Summary: Faith vs Superstition
Matthew 14:1-12 - BRAVEHEART VS THE MAFIA
He is drawn to the MAN IN THE DUNGEON. Beliefs are tested in the dark dungeon experiences of my life where everything is ripped away to expose who I really am. A dungeon is that place where everything is pointless without the purposes of God. Yet when all I have to offer to God is a dungeon it becomes a place of His presence, a throneroom, a place where His authority and intentions overrule my circumstances. A place of FREEDOM.
But he is king! The Godfather is dead. "Herod the king", psychopathic mass murderer who killed the baby boys of Bethlehem in a last ditch attempt to destroy Jesus is now gone (Matthew 2:13-18). Long live the Dons. He is "HEROD THE TETRARCH" who has survived to rule a quarter of his fathers kingdom. His tetrarchy extends from the Sea of Galilee to the northern part of the Dead Sea. Ambitious and just as deadly as his father, HEROD ANTIPAS has now been ruling about thirty-two years. In the luxury and excess of his kingdom he is imprisoned by a dungeon of his own making, far more oppressive than John's. What a mess.
Granddaughter of the late great "Herod the King", HERODIAS is niece to both her husband PHILIP, and her lover, Herod Antipas. Herod and Herodias? Days of our lives! She seeks to justify her relationship with Herod but the man in the dungeon DENOUNCES it saying that it is against God's law (Leviticus 18:16, 20:21). He is anything but politically correct and so influential with the people. He lives out Ephesians 5:11 (NLT) which says "Take no part in the worthless deeds of evil and darkness; instead, EXPOSE them." John the Baptist is not afraid to do this, even in the presence of a Godfather figure like King Herod. He may be in a dungeon but the dungeon is not in him. He declares that sin separates me from God, that genuine repentance is needed and that I need to come under the authority of Jesus whose way he is preparing.
With a heart as black as a dungeon wall, Herodias tries to rid herself of the irritation, but what mother would involve her own daughter in such a quest? What kind of trauma will result from such a request being granted?
Herod doesn't hold back when it comes to his birthday party or in celebrating the anniversary of his accession as king. He holds a magnificent banquet. Good food, questionable entertainment. He lives a life of debauchery.
Salome dances seductively before Herod. Being the daughter of Herodias Herod is not so much seduced by the dance as he is obligated by her mother to give her whatever she desires. He makes a foolish oath to grant her any wish, up to half his kingdom, but her heart too is imprisoned, and she too is drawn with malicious intent to the man in the dungeon.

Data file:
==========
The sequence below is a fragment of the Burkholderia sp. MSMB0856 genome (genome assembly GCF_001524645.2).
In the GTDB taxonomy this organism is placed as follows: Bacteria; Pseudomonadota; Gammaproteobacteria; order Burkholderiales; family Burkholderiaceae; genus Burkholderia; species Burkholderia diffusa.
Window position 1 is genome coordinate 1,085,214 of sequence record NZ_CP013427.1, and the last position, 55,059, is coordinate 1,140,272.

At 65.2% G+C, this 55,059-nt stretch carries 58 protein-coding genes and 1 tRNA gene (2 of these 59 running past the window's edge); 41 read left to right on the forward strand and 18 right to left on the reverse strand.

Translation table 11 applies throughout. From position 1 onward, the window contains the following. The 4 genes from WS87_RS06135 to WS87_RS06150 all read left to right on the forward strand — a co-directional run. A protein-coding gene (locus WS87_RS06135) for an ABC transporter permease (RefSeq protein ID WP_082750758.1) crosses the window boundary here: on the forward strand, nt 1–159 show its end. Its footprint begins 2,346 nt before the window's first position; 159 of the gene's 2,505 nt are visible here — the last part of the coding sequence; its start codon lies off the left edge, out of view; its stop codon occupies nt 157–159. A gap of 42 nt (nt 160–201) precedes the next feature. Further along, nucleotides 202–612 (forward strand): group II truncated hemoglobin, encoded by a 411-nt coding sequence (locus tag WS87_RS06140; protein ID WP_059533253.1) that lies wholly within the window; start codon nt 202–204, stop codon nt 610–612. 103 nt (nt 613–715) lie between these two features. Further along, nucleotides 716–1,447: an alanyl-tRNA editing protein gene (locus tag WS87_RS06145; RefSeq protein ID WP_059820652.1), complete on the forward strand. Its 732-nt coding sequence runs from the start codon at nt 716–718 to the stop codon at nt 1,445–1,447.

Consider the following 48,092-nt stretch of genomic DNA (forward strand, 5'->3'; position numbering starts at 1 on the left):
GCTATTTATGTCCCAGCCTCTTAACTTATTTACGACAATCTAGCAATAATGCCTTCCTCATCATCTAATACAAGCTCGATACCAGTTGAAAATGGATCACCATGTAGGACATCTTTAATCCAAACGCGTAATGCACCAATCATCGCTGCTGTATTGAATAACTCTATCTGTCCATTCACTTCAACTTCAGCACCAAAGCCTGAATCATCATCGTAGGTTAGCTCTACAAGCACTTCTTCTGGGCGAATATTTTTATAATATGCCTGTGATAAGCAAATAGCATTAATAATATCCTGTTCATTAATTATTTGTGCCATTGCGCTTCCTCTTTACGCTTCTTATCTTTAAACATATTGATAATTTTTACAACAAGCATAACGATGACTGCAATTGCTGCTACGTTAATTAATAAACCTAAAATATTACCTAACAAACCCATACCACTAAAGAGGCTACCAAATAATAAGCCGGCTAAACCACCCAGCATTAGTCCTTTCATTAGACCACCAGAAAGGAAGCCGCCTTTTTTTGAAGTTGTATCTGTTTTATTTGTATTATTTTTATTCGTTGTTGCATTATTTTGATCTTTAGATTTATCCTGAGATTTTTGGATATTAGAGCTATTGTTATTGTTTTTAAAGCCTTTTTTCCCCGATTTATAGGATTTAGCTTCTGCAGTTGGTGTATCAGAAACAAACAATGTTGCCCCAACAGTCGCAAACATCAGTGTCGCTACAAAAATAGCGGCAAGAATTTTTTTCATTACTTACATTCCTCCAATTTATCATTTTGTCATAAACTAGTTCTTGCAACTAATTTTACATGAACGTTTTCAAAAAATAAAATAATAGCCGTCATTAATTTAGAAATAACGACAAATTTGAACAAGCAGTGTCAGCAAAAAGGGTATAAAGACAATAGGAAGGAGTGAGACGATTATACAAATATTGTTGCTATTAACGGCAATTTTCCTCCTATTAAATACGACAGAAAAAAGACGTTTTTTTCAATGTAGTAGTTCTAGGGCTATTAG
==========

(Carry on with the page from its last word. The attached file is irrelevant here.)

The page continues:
Salome consults with her mother and makes a gruesome request that shows the stark animosity between Herodias and John the Baptist. She doesn't like anyone exposing her sinfulness and her heart is seared a life of excess.
Herod is deeply grieved by her words but doesn't want to lose face. So, with only a moments hesitation, he grants her request and orders John the Baptist to be BEHEADED. This is quite a table that has been set. Adultery, incest, debauchery, seduction, murder and the macabre all sit together at the kings table as John's head is brought in on a platter.
An Armenian Christian I was speaking with on Wednesday said that during the war the Turks beheaded Christians who made the sign of the Cross. Many of her family died for their faith.
Why did John have to die? The key is found in Acts 20:24 (NLT) - "But my life is worth nothing to me unless I use it for finishing the work assigned me by the Lord Jesus-the work of telling others the Good News about the wonderful grace of God."
Courage. Humility. Faithfulness. Selflessness. Reformer. Servant and Ambassador for Christ. Martyr. Who says it's easy being a follower of Christ? But in the words of Braveheart "You have come to fight as free men. And free men you are! What will you do without freedom? Will you fight? ...Fight and you may die. Run and you will live at least awhile. And dying in your bed many years from now, would you be willing to trade all the days from this day to that for one chance, just one chance, to come back here as young men and tell our enemies that they may take our lives but they will never take our freedom!"
Galatians 5:1 (NIV) puts it this way - "It is for freedom that Christ has set us free. Stand firm, then, and do not let yourselves be burdened again by a yoke of slavery."